Album Review: Ellie Goulding—“Delirium”

By Samantha Capaldi

Ellie Goulding has officially moved into a completely new era with  the release of her third studio album Delirium. Goulding leaves behind her alliance with EDM right into the world of mainstream pop. The leap itself is not so far off as it seems to work both with Goulding’s vocals and shifting musical style. There has definitely been a lead up into this transition from her previous singles like “Burn” and her work on movie soundtracks like the Divergent series and Fifty Shades of Grey and into the first single from the album, the catchy and pop-infused “On My Mind.”

la-pochette-de-delirium[1]

Album art for Delirium

The album is set up to follow a carefully selected progression between each track. Goulding’s Delirium is quite literally introduced with the first track “Intro” filled with Goulding’s serene and mythical vocals that seamlessly lead into the following track “Aftertaste”. From there, Goulding leaves behind her angelic and ethereal tones explored in her previous album Halcyon. Instead she moves into upbeat dance tracks that follow like “Something in the Way You Move” and “Keep on Dancin’”.  The rest of the tracks follow in the same order with back to back dance tracks until it reaches “Army” where the album begins to slow down if only for a moment before jumping right back into the bass heavy dance beats.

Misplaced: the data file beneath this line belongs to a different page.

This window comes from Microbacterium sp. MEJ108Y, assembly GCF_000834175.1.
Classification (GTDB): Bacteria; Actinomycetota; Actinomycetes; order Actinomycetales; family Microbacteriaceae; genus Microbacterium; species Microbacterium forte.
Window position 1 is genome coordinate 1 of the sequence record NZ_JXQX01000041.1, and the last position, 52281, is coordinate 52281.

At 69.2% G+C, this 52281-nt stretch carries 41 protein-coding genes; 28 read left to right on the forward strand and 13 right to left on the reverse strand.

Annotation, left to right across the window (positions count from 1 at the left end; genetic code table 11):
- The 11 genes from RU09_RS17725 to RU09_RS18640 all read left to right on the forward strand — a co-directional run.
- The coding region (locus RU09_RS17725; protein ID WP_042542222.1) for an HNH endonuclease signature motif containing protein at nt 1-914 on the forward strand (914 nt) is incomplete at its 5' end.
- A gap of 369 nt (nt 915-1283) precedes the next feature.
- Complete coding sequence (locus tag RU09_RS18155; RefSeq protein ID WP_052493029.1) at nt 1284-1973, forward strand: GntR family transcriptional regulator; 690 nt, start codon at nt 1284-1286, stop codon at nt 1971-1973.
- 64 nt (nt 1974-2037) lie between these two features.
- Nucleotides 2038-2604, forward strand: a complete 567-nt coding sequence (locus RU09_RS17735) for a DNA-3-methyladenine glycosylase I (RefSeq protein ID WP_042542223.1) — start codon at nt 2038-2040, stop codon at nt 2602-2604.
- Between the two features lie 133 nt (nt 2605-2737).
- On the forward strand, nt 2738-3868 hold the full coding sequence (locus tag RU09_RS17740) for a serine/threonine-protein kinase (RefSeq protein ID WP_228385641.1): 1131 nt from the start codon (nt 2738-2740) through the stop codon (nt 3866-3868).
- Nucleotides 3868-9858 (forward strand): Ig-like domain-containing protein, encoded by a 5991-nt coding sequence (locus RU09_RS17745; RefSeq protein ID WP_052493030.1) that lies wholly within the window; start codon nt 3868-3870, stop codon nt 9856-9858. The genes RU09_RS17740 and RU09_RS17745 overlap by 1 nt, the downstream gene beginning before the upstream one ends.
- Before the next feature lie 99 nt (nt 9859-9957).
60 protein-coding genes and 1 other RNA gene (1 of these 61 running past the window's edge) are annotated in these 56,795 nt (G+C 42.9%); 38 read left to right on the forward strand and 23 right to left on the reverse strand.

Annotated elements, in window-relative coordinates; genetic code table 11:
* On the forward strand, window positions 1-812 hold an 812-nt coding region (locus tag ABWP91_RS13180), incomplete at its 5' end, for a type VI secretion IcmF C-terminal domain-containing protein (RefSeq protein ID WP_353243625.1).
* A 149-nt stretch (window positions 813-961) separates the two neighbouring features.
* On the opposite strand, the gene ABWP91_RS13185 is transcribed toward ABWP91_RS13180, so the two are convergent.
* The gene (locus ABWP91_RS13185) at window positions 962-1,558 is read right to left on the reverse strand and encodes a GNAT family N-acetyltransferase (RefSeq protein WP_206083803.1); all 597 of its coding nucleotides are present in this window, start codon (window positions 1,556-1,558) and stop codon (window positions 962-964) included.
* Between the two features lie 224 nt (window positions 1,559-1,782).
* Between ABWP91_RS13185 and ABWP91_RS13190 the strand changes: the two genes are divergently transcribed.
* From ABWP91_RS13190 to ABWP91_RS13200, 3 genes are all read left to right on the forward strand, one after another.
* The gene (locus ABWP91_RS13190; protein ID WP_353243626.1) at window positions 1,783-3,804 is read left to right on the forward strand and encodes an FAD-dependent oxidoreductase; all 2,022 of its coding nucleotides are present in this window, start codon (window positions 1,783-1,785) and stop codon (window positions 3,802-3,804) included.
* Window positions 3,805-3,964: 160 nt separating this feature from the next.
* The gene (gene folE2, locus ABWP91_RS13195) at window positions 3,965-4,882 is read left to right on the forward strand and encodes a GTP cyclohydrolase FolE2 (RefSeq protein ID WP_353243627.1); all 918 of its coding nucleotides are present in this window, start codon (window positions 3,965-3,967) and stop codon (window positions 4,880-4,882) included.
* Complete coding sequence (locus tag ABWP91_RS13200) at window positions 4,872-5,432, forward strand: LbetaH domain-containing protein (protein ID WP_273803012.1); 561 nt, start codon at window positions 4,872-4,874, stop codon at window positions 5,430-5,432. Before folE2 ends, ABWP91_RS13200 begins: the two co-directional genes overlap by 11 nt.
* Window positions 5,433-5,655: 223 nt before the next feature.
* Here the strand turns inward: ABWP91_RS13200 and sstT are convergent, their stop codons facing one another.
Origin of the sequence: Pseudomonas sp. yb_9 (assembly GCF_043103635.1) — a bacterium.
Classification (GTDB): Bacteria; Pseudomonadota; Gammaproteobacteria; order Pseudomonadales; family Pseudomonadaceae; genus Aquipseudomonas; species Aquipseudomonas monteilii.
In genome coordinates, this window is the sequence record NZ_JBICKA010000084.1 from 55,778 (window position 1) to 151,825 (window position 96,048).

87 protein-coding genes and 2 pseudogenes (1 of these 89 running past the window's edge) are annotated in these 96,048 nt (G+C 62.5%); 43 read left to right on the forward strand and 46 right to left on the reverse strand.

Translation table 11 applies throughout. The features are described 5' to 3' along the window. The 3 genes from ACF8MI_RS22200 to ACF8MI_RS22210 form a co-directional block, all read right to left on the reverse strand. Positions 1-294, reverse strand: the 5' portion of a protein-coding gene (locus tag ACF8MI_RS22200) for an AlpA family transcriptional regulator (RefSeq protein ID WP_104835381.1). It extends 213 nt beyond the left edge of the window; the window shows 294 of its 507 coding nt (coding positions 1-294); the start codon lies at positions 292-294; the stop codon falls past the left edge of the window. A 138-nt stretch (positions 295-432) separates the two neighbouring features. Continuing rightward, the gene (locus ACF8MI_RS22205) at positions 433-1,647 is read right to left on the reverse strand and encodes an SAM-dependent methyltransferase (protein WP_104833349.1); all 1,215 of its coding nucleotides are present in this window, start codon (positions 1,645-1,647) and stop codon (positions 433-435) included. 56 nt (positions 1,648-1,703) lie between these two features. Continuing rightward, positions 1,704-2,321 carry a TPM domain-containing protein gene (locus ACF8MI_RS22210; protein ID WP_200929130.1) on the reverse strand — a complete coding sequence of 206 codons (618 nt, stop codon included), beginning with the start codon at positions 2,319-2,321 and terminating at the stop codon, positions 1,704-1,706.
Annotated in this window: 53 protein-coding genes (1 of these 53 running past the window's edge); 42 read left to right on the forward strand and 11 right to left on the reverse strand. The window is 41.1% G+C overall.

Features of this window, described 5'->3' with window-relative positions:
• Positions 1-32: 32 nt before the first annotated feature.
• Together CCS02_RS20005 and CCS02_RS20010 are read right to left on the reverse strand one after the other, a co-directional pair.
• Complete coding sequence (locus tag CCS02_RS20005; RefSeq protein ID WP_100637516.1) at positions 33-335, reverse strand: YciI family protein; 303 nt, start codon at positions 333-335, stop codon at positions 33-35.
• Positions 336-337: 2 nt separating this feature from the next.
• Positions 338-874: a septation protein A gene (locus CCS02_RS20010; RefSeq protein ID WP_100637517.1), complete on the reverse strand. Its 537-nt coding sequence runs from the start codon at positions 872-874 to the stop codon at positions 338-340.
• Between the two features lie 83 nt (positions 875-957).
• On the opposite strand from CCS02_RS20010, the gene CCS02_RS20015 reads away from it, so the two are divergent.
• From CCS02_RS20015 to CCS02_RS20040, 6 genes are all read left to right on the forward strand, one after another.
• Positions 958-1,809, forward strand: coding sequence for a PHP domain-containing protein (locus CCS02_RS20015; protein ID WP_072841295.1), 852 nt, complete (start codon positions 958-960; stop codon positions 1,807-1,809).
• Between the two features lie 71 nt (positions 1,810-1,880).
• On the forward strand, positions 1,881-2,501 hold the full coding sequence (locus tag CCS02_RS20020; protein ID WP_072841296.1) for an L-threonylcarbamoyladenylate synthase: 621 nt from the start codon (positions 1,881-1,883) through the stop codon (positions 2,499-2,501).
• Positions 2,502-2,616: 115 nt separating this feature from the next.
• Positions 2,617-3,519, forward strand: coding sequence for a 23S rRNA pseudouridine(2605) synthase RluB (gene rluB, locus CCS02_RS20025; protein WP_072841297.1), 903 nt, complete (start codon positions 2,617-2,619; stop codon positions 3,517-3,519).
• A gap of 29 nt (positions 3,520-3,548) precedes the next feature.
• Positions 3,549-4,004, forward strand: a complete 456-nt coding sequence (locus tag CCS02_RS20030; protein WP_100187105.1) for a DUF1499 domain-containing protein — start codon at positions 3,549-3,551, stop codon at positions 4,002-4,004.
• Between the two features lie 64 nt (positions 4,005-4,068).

Delirium contains an extensive list of 16 tracks. There were also 6 additional tracks added to the deluxe version of the album. Included in this extensive track list are three singles from collaborations featured on other artist’s albums including tracks from Calvin Harris’ album Motions (“Outside”), Major Lazer’s EP Peace Is The Mission (“Powerful,” also featuring Tarrus Riley) and Goulding’s contribution to the Fifty Shades of Grey movie soundtrack with “Love Me Like You Do”.

Delirium is definitely a full-fledged pop album, but Ellie Goulding has still managed to keep in touch with her affinity for electronic music in tracks like “Don’t Need Nobody”, allowing for an easy transition not only into pop, but into a happier and joyous place. Halcyon was essentially a breakup album and now with Delirium, Goulding is smiling from ear to ear and dancing from song to song. (Polydor)

Listen: “Love Me Like You Do”

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